This week in ag biotech…saying goodbye to a leader in climate science and why science and technology need to be driving agricultural policy
This week we mourn the loss of climate scientist Dr. Stephen Schneider and share why science and technology, not ideology, should guide agricultural practices worldwide.
Climate warrior Stephen Schneider is dead at 65
Stephen H. Schneider, Ph.D., passed away on Monday, July 19. He was an influential Stanford University climate scientist and wrote many books on the effects of climate change. He advised every Administration on climate policy since the 1970s and was passionate about educating the public about climate issues.
We met Dr. Schneider at the 2009 AAAS Conference and filmed a video interview with him. In the interview Dr. Schneider shared that he believed agricultural biotechnology is an important part of the solution to helping farmers reduce their carbon emissions and combat the effects of climate change. View the video interview with Dr. Schneider.
Huffington Post contributor: need science and technology in agriculture to feed the world’s hungry
Spurred by advocacy groups protesting the arrival of hybrid seeds in Haiti, Jon Entine, author of Crop Chemophobia, posted a blog on Huffington Post where he criticized the tendency of many to ignore proven science and innovation in favor of idealistic and outdated agricultural practices.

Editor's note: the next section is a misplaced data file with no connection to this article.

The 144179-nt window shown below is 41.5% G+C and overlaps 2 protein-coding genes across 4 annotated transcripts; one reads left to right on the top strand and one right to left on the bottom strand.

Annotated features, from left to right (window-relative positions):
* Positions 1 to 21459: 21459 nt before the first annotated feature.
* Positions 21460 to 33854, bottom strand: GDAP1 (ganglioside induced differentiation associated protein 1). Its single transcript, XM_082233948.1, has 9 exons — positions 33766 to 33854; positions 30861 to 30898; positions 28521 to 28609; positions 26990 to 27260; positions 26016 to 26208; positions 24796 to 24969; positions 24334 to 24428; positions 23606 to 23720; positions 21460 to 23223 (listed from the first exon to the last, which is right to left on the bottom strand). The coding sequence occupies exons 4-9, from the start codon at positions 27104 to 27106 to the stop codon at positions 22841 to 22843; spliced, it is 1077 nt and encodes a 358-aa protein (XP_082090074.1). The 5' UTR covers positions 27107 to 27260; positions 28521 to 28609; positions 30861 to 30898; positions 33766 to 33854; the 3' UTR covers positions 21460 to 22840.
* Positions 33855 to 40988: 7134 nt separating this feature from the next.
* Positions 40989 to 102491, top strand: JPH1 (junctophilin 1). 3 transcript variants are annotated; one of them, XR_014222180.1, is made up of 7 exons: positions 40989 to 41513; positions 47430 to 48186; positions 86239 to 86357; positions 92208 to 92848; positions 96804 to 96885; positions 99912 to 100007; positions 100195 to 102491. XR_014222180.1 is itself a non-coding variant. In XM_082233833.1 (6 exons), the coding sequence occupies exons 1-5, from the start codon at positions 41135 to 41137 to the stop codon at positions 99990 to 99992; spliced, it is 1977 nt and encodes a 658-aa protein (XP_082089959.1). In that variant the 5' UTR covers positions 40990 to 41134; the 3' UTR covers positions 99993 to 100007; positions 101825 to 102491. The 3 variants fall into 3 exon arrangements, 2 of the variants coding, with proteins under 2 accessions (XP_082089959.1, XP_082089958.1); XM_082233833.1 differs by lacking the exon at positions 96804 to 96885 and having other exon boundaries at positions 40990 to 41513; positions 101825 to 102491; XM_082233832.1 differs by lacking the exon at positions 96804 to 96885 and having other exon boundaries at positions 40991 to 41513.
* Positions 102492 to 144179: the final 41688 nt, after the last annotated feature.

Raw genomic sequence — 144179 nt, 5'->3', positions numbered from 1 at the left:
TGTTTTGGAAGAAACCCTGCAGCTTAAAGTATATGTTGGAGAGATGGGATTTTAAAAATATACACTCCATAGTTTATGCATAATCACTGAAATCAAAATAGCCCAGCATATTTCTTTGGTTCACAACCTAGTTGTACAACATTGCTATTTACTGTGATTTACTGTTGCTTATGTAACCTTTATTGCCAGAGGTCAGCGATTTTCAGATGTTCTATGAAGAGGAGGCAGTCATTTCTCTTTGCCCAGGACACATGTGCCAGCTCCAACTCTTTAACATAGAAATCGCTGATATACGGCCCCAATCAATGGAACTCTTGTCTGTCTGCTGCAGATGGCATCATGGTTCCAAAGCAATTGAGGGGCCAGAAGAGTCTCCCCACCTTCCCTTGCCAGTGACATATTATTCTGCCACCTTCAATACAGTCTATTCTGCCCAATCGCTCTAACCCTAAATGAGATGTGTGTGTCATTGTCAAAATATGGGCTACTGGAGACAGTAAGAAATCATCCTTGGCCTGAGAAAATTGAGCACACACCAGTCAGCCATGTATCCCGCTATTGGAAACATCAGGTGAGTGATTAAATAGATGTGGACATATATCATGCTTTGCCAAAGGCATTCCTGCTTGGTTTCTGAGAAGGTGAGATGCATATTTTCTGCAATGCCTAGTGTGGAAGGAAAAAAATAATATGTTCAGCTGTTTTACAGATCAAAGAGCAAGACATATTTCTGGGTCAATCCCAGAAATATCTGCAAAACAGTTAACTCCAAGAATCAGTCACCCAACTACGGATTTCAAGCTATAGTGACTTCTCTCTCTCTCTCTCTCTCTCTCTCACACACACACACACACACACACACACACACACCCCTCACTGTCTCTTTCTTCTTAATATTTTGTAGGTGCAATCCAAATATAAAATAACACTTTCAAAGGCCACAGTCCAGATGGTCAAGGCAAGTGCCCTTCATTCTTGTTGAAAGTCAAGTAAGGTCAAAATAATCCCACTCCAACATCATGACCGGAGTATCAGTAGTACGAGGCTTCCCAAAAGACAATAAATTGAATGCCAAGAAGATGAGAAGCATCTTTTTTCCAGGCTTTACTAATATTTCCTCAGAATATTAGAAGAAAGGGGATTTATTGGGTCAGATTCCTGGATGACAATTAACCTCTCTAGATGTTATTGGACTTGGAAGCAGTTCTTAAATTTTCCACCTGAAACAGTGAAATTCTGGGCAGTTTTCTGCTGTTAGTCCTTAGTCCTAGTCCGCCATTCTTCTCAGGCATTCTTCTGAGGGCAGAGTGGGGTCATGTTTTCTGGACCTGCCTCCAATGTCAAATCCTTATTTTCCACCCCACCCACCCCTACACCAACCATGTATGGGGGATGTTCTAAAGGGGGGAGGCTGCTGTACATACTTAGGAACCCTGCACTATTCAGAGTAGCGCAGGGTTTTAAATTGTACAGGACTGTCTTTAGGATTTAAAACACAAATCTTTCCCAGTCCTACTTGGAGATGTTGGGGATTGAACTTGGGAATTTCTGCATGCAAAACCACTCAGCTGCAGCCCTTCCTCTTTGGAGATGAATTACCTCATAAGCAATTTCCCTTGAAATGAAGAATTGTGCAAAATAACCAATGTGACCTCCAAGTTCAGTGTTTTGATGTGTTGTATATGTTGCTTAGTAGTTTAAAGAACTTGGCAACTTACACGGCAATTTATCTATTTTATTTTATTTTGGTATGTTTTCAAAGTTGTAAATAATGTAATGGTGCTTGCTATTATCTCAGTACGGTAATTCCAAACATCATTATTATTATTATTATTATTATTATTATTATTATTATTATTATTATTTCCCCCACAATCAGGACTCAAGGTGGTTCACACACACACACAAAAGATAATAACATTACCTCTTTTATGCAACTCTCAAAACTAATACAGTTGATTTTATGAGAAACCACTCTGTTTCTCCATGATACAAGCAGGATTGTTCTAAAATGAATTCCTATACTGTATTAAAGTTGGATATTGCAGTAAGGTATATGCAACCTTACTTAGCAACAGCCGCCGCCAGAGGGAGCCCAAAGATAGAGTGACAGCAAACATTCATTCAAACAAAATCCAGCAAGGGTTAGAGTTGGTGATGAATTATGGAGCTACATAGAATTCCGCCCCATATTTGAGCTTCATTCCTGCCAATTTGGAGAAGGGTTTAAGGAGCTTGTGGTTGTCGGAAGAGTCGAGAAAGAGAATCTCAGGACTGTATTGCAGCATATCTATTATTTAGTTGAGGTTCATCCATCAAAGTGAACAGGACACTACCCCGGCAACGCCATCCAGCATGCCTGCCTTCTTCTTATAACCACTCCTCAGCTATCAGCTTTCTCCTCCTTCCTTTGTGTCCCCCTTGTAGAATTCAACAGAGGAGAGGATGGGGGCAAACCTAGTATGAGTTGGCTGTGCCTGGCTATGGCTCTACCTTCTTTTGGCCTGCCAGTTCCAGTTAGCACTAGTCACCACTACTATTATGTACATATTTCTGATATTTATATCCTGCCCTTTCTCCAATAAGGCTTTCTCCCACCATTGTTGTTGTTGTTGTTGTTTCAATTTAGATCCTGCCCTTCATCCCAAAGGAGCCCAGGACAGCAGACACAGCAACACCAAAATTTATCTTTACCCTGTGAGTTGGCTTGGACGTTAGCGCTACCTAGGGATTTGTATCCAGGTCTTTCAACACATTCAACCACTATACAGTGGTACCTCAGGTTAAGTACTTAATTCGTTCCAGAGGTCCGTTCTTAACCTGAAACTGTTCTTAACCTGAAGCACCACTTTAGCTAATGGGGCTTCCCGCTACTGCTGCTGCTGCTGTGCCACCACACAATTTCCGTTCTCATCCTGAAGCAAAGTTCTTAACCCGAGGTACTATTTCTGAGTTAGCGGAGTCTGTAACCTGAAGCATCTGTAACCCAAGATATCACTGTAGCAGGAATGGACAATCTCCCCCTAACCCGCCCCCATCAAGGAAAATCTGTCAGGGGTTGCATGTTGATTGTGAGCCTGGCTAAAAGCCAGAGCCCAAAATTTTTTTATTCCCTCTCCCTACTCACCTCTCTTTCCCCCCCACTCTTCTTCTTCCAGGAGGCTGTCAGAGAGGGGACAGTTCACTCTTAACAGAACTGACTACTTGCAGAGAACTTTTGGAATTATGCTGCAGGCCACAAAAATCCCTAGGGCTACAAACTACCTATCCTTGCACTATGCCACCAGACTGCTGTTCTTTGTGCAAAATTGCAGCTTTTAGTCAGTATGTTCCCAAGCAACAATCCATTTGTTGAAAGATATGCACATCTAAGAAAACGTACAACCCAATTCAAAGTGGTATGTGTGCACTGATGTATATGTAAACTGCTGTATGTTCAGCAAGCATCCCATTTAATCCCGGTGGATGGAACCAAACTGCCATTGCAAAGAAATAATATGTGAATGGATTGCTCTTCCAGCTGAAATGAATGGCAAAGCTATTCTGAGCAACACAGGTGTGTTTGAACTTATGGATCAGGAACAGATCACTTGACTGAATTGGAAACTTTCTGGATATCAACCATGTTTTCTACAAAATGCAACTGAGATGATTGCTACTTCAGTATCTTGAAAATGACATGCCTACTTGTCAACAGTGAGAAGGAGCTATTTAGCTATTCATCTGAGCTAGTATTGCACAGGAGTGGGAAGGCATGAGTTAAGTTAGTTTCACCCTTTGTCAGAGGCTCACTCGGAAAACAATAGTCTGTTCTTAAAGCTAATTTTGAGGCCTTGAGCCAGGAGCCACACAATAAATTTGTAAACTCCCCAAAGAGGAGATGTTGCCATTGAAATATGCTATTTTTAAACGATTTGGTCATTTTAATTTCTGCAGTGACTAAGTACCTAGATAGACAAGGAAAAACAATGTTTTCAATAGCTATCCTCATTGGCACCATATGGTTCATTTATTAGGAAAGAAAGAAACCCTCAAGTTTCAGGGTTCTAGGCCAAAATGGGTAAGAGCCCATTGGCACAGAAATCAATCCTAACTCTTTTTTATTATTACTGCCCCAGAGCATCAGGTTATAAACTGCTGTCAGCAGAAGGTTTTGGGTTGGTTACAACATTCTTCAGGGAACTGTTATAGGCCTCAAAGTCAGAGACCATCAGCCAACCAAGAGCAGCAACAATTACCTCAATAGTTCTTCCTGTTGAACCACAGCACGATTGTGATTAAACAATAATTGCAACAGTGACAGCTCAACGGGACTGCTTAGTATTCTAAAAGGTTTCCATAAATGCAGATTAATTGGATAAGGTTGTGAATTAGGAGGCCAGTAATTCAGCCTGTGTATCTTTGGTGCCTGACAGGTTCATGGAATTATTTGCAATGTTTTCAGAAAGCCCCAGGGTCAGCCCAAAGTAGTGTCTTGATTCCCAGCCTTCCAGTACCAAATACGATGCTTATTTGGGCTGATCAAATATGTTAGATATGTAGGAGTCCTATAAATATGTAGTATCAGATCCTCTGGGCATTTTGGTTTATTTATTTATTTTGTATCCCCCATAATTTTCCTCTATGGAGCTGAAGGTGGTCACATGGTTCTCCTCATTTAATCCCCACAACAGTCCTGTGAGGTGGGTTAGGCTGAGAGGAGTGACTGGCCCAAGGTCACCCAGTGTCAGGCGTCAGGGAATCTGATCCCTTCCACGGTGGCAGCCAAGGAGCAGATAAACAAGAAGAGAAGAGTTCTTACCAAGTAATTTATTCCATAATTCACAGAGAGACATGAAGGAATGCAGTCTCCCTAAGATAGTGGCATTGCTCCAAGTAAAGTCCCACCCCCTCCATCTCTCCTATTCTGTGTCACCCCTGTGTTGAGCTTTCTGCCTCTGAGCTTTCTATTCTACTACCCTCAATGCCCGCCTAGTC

He writes that the most “socially attuned aid groups, including the widely respected Bill and Melinda Gates Foundation…have embraced science and technology as the key to boosting productivity.” He adds biotechnology is the key to boosting productivity and helping small farmers in countries like Haiti in the developing world.
Agricultural biotechnology enhances the food we eat
The blog “Eat Healthier Foods” posted an article about how biotechnology helps our food become healthier by using genes to improve the quality and quantity of the crop. The blog provides a few examples of how agricultural biotechnology has enhanced the food we eat, such as:
- Cotton, corn, potato, soybeans and canola plants that are tolerant of herbicides or protected from insects.
- Tomatoes that ripen slower, remain fresh longer, have a better flavor and survive transport better.
- Crops that are able to grow in harsh environmental conditions, such as drought or extreme heat.